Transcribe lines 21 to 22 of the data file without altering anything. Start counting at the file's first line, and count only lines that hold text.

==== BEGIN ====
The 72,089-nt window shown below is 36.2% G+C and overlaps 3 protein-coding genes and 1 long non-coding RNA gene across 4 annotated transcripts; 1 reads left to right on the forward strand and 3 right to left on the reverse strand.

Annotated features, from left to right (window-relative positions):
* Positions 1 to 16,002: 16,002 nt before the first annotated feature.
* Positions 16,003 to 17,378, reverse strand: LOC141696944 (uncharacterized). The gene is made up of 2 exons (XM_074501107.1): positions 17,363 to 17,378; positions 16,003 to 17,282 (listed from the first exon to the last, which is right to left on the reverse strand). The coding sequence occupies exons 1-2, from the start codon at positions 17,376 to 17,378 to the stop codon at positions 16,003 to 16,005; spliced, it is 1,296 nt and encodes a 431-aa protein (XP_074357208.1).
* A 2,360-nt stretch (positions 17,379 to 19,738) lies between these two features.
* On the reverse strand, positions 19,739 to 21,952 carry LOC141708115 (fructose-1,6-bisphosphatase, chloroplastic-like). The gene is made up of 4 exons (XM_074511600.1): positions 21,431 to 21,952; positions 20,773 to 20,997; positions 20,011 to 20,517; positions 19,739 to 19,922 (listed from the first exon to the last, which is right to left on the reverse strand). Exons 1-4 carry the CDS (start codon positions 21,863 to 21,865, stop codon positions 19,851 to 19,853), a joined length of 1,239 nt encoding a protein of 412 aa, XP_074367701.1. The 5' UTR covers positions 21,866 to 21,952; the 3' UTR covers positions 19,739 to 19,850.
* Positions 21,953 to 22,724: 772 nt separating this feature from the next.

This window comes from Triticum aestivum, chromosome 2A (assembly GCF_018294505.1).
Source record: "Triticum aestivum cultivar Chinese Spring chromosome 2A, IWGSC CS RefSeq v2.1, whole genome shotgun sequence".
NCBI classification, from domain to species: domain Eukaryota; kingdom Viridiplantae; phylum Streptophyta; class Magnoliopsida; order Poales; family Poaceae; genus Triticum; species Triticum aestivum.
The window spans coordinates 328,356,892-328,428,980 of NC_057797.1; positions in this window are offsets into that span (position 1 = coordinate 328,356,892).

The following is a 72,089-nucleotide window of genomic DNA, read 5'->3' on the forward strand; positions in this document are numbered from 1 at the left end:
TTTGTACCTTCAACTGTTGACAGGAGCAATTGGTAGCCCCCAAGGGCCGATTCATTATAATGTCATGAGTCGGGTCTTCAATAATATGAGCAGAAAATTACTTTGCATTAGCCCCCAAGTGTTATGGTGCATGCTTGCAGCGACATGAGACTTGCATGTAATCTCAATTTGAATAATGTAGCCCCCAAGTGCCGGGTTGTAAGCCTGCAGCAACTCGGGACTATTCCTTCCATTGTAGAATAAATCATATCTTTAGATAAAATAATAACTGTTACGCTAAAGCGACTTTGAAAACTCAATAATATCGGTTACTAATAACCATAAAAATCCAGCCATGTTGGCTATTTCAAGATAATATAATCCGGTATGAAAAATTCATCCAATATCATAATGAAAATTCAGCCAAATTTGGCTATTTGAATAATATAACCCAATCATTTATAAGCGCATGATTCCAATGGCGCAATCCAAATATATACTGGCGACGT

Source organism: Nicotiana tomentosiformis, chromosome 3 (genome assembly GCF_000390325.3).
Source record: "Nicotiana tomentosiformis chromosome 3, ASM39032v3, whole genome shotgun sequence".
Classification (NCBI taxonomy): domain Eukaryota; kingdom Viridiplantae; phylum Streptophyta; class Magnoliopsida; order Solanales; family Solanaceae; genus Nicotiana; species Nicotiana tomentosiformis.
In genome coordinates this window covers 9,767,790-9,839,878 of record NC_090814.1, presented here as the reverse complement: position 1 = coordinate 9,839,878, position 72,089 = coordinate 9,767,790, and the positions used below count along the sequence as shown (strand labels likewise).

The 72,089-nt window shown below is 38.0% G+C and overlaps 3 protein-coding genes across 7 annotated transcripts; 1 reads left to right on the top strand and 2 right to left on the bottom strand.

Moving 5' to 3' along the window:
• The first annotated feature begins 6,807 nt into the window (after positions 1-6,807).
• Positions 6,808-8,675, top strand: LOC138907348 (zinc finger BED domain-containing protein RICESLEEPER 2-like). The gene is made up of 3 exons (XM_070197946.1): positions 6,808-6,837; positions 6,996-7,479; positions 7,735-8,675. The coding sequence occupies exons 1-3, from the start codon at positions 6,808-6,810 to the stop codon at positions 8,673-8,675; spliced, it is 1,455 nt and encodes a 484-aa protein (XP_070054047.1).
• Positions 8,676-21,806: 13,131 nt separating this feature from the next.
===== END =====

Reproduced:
• Positions 6,808-8,675, top strand: LOC138907348 (zinc finger BED domain-containing protein RICESLEEPER 2-like). The gene is made up of 3 exons (XM_070197946.1): positions 6,808-6,837; positions 6,996-7,479; positions 7,735-8,675. The coding sequence occupies exons 1-3, from the start codon at positions 6,808-6,810 to the stop codon at positions 8,673-8,675; spliced, it is 1,455 nt and encodes a 484-aa protein (XP_070054047.1).
• Positions 8,676-21,806: 13,131 nt separating this feature from the next.